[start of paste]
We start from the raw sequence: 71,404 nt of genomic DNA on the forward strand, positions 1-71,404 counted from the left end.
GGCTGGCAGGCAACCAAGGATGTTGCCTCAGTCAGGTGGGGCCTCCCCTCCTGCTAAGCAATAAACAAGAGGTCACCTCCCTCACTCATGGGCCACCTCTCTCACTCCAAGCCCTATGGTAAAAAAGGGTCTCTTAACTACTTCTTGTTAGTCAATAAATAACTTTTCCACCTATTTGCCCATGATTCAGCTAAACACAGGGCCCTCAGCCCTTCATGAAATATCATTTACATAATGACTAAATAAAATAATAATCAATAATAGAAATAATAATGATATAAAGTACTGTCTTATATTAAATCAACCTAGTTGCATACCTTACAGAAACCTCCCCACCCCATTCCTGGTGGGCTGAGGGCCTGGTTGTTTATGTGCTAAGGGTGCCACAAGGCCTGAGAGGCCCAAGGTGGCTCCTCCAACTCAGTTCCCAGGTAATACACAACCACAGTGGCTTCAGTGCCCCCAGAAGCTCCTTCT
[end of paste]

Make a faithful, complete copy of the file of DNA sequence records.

We start from the raw sequence: 71,404 nt of genomic DNA on the forward strand, positions 1-71,404 counted from the left end.
GGCTGGCAGGCAACCAAGGATGTTGCCTCAGTCAGGTGGGGCCTCCCCTCCTGCTAAGCAATAAACAAGAGGTCACCTCCCTCACTCATGGGCCACCTCTCTCACTCCAAGCCCTATGGTAAAAAAGGGTCTCTTAACTACTTCTTGTTAGTCAATAAATAACTTTTCCACCTATTTGCCCATGATTCAGCTAAACACAGGGCCCTCAGCCCTTCATGAAATATCATTTACATAATGACTAAATAAAATAATAATCAATAATAGAAATAATAATGATATAAAGTACTGTCTTATATTAAATCAACCTAGTTGCATACCTTACAGAAACCTCCCCACCCCATTCCTGGTGGGCTGAGGGCCTGGTTGTTTATGTGCTAAGGGTGCCACAAGGCCTGAGAGGCCCAAGGTGGCTCCTCCAACTCAGTTCCCAGGTAATACACAACCACAGTGGCTTCAGTGCCCCCAGAAGCTCCTTCT